I liked the two-dinette arrangement with a separate area for the junior members. Particularly if travelling long term, as it gives everyone a bit of personal space, and there’s room to move. 

Not everyone likes a full-width bed arrangement, but it does have some advantages, like the storage bins on either side of the bed, which use what otherwise might be empty space. 

The battery/solar panel ratings are quite impressive, but so too is the charger/inverter/MPPT controller/DC-DC converter panel. Built behind the fridge and easily accessible from the outside, it makes system testing and repairs very easy. In addition, the use of 48V DC batteries reduces the voltage drop issue and makes for a more efficient system overall. 

The CRZR chassis design is sophisticated and different, but there are simple features, too. Like the drawers built into the bunk beds and the twin-bin garbage facility slide-out, which many vans lack but make a big difference for the cook. That about sums up the X-Factor on this van. Some things are big and impressive, but others are small but equally effective for caravan living.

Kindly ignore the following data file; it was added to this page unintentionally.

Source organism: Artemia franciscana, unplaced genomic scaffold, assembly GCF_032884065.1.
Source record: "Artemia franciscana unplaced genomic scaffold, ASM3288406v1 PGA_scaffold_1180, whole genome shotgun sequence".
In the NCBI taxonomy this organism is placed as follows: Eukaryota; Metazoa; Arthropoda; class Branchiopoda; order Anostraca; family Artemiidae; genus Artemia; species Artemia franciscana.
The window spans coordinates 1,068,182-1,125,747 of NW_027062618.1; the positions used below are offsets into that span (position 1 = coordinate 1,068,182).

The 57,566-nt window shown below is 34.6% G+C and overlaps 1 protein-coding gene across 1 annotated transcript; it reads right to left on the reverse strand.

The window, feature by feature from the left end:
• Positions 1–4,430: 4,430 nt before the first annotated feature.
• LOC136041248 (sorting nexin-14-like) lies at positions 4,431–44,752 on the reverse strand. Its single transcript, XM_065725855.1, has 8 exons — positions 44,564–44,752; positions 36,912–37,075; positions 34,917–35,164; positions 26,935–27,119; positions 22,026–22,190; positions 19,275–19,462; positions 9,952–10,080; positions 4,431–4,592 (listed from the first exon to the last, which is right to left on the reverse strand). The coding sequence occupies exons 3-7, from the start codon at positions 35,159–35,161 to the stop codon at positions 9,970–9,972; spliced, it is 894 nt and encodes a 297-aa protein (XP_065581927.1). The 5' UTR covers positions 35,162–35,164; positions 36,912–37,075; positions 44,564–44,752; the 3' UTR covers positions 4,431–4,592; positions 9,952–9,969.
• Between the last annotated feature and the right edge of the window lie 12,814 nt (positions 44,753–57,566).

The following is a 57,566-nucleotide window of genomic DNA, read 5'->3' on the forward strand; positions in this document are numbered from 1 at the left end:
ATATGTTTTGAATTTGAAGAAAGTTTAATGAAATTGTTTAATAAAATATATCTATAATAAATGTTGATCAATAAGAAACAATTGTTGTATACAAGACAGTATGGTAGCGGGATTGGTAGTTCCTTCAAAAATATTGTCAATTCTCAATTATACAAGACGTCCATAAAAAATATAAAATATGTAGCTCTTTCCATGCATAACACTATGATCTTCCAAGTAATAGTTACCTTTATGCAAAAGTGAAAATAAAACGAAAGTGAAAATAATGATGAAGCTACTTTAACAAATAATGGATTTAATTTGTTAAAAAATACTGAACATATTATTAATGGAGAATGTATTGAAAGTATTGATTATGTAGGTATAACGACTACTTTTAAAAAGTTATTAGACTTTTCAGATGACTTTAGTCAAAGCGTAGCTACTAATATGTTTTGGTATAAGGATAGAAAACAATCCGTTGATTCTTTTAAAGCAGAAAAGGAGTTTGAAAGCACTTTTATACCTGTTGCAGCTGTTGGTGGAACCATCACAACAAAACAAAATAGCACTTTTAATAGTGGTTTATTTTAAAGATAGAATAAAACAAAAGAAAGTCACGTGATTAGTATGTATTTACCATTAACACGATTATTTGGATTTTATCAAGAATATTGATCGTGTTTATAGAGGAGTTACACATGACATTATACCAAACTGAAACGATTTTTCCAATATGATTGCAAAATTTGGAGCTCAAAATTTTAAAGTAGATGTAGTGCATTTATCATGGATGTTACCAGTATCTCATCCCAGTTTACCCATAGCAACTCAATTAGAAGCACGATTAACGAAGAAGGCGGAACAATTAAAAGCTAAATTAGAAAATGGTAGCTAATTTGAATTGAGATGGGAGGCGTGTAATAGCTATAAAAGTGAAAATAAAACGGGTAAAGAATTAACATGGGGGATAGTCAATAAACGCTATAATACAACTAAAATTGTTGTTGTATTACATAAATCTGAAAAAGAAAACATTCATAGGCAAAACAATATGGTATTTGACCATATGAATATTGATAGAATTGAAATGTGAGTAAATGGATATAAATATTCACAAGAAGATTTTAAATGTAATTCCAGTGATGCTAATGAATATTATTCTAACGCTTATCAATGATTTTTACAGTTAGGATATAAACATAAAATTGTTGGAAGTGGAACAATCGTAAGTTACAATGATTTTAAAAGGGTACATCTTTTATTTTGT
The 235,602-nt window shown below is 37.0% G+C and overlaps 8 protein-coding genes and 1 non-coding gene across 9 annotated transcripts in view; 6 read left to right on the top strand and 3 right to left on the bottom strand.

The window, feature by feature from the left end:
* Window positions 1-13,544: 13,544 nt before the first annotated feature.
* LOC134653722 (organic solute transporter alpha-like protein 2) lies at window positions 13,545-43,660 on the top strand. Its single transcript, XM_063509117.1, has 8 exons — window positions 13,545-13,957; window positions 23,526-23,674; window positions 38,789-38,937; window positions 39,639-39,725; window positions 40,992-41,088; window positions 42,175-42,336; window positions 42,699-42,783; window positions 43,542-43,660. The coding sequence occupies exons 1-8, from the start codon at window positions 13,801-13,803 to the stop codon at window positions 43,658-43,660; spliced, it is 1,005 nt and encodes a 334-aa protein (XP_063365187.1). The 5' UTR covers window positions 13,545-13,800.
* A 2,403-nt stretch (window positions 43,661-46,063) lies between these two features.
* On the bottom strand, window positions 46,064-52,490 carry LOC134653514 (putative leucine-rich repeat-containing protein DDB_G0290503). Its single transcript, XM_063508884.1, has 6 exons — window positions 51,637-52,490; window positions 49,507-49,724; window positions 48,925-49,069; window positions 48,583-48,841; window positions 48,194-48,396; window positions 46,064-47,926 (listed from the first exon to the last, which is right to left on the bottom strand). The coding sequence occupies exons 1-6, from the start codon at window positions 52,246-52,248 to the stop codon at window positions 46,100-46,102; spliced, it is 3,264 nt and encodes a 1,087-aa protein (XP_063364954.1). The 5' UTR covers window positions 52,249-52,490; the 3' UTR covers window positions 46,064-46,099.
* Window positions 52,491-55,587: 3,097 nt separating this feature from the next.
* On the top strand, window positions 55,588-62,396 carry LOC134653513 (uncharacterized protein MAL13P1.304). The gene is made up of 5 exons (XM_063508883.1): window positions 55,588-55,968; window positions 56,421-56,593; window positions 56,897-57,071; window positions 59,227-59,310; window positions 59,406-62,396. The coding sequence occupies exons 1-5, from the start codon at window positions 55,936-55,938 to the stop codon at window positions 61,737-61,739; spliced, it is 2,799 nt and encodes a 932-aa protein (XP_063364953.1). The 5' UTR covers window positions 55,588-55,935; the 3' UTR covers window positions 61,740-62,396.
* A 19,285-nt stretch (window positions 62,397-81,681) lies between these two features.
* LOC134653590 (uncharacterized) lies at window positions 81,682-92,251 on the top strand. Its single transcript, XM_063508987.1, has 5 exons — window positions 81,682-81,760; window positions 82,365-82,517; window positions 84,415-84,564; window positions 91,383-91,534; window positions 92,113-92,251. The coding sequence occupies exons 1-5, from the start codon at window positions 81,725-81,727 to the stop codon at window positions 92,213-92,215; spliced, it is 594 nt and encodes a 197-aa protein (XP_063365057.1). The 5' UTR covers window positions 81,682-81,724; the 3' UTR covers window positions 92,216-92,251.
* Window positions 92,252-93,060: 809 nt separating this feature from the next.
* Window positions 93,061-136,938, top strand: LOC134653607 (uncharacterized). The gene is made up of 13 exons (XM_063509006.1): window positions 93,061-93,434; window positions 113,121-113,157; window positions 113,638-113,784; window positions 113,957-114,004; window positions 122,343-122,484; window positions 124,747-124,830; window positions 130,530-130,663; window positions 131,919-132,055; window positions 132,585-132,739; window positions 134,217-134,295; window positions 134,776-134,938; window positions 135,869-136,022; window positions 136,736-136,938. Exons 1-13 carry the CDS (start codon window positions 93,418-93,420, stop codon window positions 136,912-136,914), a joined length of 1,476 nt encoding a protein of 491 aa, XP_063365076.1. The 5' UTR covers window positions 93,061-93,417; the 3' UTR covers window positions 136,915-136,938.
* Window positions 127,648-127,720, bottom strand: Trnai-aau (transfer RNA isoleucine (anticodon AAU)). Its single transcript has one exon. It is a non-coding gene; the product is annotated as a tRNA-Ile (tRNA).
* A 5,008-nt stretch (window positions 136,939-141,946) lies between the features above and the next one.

Overall length 9.24m (30ft 3in)
External body length 7.04m (23ft)
Internal body length 6.99m (22ft 11in)
External body width 2.48m (8ft 1in)
Travel height 3.25m (10ft 7in)
Internal height 1.98m (6ft 6in)
Tare 3600kg
ATM 4495kg
Payload 895kg (calculated)
Ball weight 320kg
Ball weight at tare 8.89% (calculated)


Frame 19mm structural ply sides and 35mm fibreglass front, roof and back, composite honeycomb floors, XPS insulation
Cladding DIBOND Marine Grade
Chassis CRZR Industries chassis with pitched A-frame
Suspension 4.495T CRZR radius arm suspension with Level 3 wireless 6.5in travel air suspension
Coupling Cruisemaster DO45
Brakes 12in drum
Wheels ROH Vapour Black 17x9in 6x150 wheels and 285/70R17 Falken tyres
Water 240L freshwater, 100L drinking water, 95L grey water
Battery 2 x 100A 48V Victron lithium LiFePO4
Inverter 6000VA inverter/charger